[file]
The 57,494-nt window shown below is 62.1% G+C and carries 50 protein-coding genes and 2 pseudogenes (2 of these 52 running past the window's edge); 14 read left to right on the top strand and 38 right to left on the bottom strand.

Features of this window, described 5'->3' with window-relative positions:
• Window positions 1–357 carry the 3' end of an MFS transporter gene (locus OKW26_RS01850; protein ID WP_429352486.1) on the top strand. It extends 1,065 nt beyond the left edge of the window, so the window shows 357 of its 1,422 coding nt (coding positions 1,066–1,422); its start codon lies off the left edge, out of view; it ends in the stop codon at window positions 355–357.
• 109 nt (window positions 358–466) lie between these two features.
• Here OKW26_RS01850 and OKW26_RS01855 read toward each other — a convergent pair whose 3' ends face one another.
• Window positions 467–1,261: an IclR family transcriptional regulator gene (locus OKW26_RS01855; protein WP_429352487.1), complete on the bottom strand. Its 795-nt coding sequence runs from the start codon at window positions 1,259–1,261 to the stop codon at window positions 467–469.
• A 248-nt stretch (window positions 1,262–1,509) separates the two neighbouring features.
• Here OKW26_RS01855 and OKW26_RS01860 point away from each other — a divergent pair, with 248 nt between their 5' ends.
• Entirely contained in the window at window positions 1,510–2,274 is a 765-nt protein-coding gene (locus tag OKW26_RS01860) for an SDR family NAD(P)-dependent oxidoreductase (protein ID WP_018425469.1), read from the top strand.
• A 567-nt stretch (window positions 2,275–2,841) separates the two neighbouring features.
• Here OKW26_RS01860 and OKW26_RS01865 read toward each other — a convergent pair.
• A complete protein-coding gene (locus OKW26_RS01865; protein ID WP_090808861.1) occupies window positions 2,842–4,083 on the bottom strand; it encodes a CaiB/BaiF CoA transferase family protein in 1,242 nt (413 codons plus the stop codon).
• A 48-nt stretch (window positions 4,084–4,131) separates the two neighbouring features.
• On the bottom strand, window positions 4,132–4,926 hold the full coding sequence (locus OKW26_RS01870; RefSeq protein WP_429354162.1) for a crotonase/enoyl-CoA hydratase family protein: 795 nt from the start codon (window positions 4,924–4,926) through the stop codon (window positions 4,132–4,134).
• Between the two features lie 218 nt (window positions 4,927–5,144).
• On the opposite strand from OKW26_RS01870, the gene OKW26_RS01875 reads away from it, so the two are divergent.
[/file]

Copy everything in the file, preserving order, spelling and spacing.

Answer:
The 57,494-nt window shown below is 62.1% G+C and carries 50 protein-coding genes and 2 pseudogenes (2 of these 52 running past the window's edge); 14 read left to right on the top strand and 38 right to left on the bottom strand.

Features of this window, described 5'->3' with window-relative positions:
• Window positions 1–357 carry the 3' end of an MFS transporter gene (locus OKW26_RS01850; protein ID WP_429352486.1) on the top strand. It extends 1,065 nt beyond the left edge of the window, so the window shows 357 of its 1,422 coding nt (coding positions 1,066–1,422); its start codon lies off the left edge, out of view; it ends in the stop codon at window positions 355–357.
• 109 nt (window positions 358–466) lie between these two features.
• Here OKW26_RS01850 and OKW26_RS01855 read toward each other — a convergent pair whose 3' ends face one another.
• Window positions 467–1,261: an IclR family transcriptional regulator gene (locus OKW26_RS01855; protein WP_429352487.1), complete on the bottom strand. Its 795-nt coding sequence runs from the start codon at window positions 1,259–1,261 to the stop codon at window positions 467–469.
• A 248-nt stretch (window positions 1,262–1,509) separates the two neighbouring features.
• Here OKW26_RS01855 and OKW26_RS01860 point away from each other — a divergent pair, with 248 nt between their 5' ends.
• Entirely contained in the window at window positions 1,510–2,274 is a 765-nt protein-coding gene (locus tag OKW26_RS01860) for an SDR family NAD(P)-dependent oxidoreductase (protein ID WP_018425469.1), read from the top strand.
• A 567-nt stretch (window positions 2,275–2,841) separates the two neighbouring features.
• Here OKW26_RS01860 and OKW26_RS01865 read toward each other — a convergent pair.
• A complete protein-coding gene (locus OKW26_RS01865; protein ID WP_090808861.1) occupies window positions 2,842–4,083 on the bottom strand; it encodes a CaiB/BaiF CoA transferase family protein in 1,242 nt (413 codons plus the stop codon).
• A 48-nt stretch (window positions 4,084–4,131) separates the two neighbouring features.
• On the bottom strand, window positions 4,132–4,926 hold the full coding sequence (locus OKW26_RS01870; RefSeq protein WP_429354162.1) for a crotonase/enoyl-CoA hydratase family protein: 795 nt from the start codon (window positions 4,924–4,926) through the stop codon (window positions 4,132–4,134).
• Between the two features lie 218 nt (window positions 4,927–5,144).
• On the opposite strand from OKW26_RS01870, the gene OKW26_RS01875 reads away from it, so the two are divergent.